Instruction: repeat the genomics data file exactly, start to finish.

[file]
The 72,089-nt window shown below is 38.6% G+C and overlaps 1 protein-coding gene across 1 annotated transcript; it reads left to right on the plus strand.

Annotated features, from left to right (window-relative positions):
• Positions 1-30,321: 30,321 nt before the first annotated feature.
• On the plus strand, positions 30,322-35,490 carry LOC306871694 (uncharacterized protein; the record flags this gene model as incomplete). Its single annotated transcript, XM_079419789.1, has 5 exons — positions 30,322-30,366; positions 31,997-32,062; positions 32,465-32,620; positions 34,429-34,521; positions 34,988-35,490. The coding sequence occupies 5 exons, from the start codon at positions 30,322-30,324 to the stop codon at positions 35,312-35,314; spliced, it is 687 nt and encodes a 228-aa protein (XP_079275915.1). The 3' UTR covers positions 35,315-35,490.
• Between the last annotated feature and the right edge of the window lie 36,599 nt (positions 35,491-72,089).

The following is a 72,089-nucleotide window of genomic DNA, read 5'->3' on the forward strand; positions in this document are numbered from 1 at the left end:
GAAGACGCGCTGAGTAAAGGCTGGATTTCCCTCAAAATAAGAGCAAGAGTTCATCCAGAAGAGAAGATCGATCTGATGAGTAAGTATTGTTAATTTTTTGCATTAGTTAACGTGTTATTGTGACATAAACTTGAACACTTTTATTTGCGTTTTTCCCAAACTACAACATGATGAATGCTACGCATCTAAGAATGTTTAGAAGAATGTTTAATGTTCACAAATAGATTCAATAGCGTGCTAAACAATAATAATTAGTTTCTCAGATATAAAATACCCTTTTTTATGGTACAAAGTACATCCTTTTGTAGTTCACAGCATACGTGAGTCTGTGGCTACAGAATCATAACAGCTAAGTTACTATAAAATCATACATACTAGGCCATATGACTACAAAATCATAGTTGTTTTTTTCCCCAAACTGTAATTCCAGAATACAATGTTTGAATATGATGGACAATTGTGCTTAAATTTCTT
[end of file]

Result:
The 72,089-nt window shown below is 38.6% G+C and overlaps 1 protein-coding gene across 1 annotated transcript; it reads left to right on the plus strand.

Annotated features, from left to right (window-relative positions):
• Positions 1-30,321: 30,321 nt before the first annotated feature.
• On the plus strand, positions 30,322-35,490 carry LOC306871694 (uncharacterized protein; the record flags this gene model as incomplete). Its single annotated transcript, XM_079419789.1, has 5 exons — positions 30,322-30,366; positions 31,997-32,062; positions 32,465-32,620; positions 34,429-34,521; positions 34,988-35,490. The coding sequence occupies 5 exons, from the start codon at positions 30,322-30,324 to the stop codon at positions 35,312-35,314; spliced, it is 687 nt and encodes a 228-aa protein (XP_079275915.1). The 3' UTR covers positions 35,315-35,490.
• Between the last annotated feature and the right edge of the window lie 36,599 nt (positions 35,491-72,089).

The following is a 72,089-nucleotide window of genomic DNA, read 5'->3' on the forward strand; positions in this document are numbered from 1 at the left end:
GAAGACGCGCTGAGTAAAGGCTGGATTTCCCTCAAAATAAGAGCAAGAGTTCATCCAGAAGAGAAGATCGATCTGATGAGTAAGTATTGTTAATTTTTTGCATTAGTTAACGTGTTATTGTGACATAAACTTGAACACTTTTATTTGCGTTTTTCCCAAACTACAACATGATGAATGCTACGCATCTAAGAATGTTTAGAAGAATGTTTAATGTTCACAAATAGATTCAATAGCGTGCTAAACAATAATAATTAGTTTCTCAGATATAAAATACCCTTTTTTATGGTACAAAGTACATCCTTTTGTAGTTCACAGCATACGTGAGTCTGTGGCTACAGAATCATAACAGCTAAGTTACTATAAAATCATACATACTAGGCCATATGACTACAAAATCATAGTTGTTTTTTTCCCCAAACTGTAATTCCAGAATACAATGTTTGAATATGATGGACAATTGTGCTTAAATTTCTT